The FZI Research Center for Information Technology has internationally recognized expertise in the field of mobile service robotics, manipulation, environmental modeling, modeling of decision processes as well as machine learning methods. For many years, the FZI has been developing novel mobile robotic systems for exploration and inspection missions in hazardous environments or evaluating existing systems. For the use in autonomous navigation in hostile, contaminated environments, systems for 3D-environment modeling, mapping and autonomous navigation are continuously developed. For industrial assembly tasks, service robotics in everyday life, but also for on-orbit servicing of modular satellites, both force-based and conventional manipulation strategies are being researched that allow complex, unknown objects to be securely gripped.
The research focus of the FZI will be on the development of semi- and fully autonomous, force-based manipulation strategies for mobile robots. In addition, fusion methods for tele-operation and AR systems for intuitive, task-based control of autonomous robotic systems will be researched. The development of a task and resource management system enables a variable degree of autonomy to be specified safely and quickly when performing decontamination tasks. All this will be set up, evaluated and demonstrated to visitors in the Living Lab Manipulation at the FZI as an insightful showcase both visible and experiencable.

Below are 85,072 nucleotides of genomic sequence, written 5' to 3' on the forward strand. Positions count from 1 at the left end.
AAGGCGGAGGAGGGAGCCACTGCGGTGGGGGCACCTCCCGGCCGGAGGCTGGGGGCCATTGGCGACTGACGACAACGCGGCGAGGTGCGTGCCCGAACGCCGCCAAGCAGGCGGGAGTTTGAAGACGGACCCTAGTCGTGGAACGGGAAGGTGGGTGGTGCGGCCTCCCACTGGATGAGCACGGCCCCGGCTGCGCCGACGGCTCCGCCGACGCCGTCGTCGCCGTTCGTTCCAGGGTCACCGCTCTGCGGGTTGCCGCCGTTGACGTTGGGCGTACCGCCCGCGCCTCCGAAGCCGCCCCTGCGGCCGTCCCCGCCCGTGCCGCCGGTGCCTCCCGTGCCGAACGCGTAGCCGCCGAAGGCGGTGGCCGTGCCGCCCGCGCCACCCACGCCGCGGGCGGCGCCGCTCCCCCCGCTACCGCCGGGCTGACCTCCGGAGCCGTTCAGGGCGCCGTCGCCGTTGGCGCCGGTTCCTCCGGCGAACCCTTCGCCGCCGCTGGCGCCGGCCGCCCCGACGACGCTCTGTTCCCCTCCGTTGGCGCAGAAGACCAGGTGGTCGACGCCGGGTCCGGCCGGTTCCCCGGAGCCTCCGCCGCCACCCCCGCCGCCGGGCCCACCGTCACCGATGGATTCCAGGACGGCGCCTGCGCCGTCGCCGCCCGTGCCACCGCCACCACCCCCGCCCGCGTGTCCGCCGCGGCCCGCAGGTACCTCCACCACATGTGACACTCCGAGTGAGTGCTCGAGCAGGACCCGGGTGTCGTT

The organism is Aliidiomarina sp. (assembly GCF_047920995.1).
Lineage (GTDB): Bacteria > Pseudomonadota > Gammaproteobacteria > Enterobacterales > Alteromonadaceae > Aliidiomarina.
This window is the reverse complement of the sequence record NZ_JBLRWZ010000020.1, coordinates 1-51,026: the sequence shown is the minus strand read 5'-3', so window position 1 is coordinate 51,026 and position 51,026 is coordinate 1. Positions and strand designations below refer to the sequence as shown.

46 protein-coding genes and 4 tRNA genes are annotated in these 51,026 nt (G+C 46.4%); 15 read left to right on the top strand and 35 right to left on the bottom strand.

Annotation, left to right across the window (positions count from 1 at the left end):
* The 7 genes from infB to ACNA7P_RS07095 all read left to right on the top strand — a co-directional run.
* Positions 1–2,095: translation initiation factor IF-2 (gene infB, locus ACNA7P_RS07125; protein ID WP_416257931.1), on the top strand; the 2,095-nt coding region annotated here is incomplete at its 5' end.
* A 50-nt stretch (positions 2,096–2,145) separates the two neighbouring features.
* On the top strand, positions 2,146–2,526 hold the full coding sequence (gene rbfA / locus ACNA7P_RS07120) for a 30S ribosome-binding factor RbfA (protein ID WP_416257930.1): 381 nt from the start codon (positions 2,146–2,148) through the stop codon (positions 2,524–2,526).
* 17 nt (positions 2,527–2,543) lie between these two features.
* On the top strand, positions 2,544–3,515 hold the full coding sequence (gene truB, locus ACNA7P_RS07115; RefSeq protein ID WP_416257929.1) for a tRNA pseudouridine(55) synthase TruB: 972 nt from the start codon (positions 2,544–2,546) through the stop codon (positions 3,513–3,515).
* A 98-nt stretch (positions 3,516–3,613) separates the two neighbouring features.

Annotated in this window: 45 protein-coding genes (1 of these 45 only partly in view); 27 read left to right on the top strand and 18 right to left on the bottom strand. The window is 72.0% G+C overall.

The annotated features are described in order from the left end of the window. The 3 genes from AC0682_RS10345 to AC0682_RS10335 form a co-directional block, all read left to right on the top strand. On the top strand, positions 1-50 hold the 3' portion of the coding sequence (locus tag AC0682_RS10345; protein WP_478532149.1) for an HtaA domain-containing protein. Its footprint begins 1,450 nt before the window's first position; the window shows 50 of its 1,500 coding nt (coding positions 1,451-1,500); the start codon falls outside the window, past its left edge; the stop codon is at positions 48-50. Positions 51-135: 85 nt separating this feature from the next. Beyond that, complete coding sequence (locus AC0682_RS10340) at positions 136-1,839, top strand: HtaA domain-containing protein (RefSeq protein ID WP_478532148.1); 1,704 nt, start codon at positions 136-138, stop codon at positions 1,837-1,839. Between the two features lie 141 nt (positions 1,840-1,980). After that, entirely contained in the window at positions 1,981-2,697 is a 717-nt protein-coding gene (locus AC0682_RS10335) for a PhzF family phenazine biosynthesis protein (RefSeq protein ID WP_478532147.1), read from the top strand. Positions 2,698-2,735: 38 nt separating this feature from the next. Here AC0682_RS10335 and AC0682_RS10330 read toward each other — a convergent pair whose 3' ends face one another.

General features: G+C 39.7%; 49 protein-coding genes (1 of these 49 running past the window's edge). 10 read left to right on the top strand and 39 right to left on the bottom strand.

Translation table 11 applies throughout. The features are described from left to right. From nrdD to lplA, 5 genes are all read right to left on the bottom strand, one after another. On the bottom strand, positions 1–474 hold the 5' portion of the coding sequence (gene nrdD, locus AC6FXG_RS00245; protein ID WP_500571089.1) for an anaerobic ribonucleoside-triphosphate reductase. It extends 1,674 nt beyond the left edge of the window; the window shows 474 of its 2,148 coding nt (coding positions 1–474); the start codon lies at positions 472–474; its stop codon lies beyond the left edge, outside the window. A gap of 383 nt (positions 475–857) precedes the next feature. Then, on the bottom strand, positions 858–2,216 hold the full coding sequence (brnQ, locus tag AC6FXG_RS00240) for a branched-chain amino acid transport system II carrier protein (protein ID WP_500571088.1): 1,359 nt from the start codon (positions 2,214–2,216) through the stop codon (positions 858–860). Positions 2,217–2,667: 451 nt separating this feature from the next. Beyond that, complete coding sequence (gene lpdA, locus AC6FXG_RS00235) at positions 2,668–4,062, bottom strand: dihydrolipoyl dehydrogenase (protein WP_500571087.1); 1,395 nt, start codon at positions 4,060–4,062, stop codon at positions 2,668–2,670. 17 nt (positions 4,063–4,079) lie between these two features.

In the scope of the work carried out so far, intuitive, interactive assistance functions were developed for the retrieval of hazardous materials. These enable force-based gripping and manipulation of unknown objects on mobile robots as well as the manipulation of valves, levers and door handles. These assistance functions are to be predefined at a custom control station. The control station also displays the real-time capable 3D mapping, which was developed in ROBDEKON to enable 3D navigation in unknown terrain for various mobile robot systems. The developed AI algorithms enable rapid learning of new objects to classify and localize them on mobile robotic systems. These algorithms are also used for sorting hazardous materials on a conveyor belt.